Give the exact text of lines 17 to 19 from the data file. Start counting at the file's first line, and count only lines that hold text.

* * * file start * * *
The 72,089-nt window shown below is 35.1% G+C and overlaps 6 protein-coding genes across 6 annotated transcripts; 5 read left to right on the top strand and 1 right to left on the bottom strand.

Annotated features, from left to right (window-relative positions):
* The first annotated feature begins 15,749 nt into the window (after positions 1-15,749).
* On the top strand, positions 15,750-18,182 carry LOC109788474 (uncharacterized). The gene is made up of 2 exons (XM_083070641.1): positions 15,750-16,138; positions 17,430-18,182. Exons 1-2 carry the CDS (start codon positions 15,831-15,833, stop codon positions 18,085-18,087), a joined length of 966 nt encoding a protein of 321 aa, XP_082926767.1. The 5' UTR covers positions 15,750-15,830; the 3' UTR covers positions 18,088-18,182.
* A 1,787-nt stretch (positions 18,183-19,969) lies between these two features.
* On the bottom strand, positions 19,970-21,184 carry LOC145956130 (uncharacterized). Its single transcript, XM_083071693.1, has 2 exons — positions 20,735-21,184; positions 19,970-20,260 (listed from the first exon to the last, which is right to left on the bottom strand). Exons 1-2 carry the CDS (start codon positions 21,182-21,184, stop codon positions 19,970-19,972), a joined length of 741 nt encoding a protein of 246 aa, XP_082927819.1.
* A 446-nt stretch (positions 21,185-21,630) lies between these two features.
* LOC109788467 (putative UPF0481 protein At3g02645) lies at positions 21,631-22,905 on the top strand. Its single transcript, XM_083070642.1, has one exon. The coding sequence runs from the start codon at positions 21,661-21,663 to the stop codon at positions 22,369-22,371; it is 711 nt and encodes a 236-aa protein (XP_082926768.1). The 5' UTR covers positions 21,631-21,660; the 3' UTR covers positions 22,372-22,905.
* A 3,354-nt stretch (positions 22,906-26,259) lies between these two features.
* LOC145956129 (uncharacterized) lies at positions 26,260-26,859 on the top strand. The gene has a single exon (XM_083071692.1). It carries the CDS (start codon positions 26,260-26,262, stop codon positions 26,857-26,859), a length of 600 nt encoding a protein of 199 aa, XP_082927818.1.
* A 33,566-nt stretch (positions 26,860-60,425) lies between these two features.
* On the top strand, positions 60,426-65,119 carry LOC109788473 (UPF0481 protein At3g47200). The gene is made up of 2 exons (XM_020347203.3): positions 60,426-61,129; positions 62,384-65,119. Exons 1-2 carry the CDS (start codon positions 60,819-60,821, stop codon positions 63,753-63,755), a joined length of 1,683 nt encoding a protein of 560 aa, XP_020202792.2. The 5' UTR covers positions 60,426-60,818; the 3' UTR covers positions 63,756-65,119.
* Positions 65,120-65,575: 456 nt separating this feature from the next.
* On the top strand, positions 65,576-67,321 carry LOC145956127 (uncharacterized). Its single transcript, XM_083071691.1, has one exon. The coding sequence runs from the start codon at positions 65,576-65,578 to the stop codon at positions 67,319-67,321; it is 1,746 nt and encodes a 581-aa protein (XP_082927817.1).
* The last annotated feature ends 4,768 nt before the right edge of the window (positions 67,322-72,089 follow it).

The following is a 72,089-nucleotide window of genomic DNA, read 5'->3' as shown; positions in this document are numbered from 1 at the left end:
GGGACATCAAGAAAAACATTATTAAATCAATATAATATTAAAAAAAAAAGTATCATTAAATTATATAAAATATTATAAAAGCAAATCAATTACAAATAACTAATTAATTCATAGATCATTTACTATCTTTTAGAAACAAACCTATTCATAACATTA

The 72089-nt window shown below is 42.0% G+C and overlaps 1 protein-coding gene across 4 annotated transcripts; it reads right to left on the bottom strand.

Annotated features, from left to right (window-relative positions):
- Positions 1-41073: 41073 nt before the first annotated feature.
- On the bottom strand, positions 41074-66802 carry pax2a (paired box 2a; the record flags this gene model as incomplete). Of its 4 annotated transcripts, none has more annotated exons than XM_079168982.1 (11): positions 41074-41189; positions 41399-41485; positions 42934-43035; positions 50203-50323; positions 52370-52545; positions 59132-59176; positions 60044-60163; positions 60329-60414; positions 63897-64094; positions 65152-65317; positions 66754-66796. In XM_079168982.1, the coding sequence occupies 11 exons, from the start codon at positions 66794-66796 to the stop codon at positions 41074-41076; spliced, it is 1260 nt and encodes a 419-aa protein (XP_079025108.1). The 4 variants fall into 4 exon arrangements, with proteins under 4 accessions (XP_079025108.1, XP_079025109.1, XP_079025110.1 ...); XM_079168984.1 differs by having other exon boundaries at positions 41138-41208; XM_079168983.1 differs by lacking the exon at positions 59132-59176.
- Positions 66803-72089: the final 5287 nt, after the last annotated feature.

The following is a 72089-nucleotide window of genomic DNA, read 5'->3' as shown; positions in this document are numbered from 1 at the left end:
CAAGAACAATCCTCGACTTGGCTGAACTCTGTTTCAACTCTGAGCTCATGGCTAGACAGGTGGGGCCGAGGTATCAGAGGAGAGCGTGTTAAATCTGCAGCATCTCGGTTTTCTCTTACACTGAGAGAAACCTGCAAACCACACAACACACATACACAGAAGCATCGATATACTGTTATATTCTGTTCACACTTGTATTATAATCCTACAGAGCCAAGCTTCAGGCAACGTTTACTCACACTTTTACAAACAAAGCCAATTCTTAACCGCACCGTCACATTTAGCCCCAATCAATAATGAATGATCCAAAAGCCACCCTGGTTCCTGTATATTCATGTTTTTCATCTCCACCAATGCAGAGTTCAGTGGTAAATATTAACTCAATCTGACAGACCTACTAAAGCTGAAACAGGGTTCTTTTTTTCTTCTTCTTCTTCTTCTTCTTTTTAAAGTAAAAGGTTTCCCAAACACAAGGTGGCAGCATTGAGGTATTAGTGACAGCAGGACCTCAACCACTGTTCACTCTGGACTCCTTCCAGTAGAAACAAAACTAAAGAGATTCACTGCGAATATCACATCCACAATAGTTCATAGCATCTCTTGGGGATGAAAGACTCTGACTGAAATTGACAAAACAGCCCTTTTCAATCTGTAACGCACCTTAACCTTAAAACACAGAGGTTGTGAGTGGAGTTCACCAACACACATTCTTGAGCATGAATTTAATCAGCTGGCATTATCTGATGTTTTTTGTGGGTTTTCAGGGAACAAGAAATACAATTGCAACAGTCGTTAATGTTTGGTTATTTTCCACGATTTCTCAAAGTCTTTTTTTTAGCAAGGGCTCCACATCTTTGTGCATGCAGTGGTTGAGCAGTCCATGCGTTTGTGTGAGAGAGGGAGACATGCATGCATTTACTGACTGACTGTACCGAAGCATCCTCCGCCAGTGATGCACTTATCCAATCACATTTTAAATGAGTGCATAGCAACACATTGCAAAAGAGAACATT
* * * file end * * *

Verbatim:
GGGACATCAAGAAAAACATTATTAAATCAATATAATATTAAAAAAAAAAGTATCATTAAATTATATAAAATATTATAAAAGCAAATCAATTACAAATAACTAATTAATTCATAGATCATTTACTATCTTTTAGAAACAAACCTATTCATAACATTA

The 72089-nt window shown below is 42.0% G+C and overlaps 1 protein-coding gene across 4 annotated transcripts; it reads right to left on the bottom strand.

Annotated features, from left to right (window-relative positions):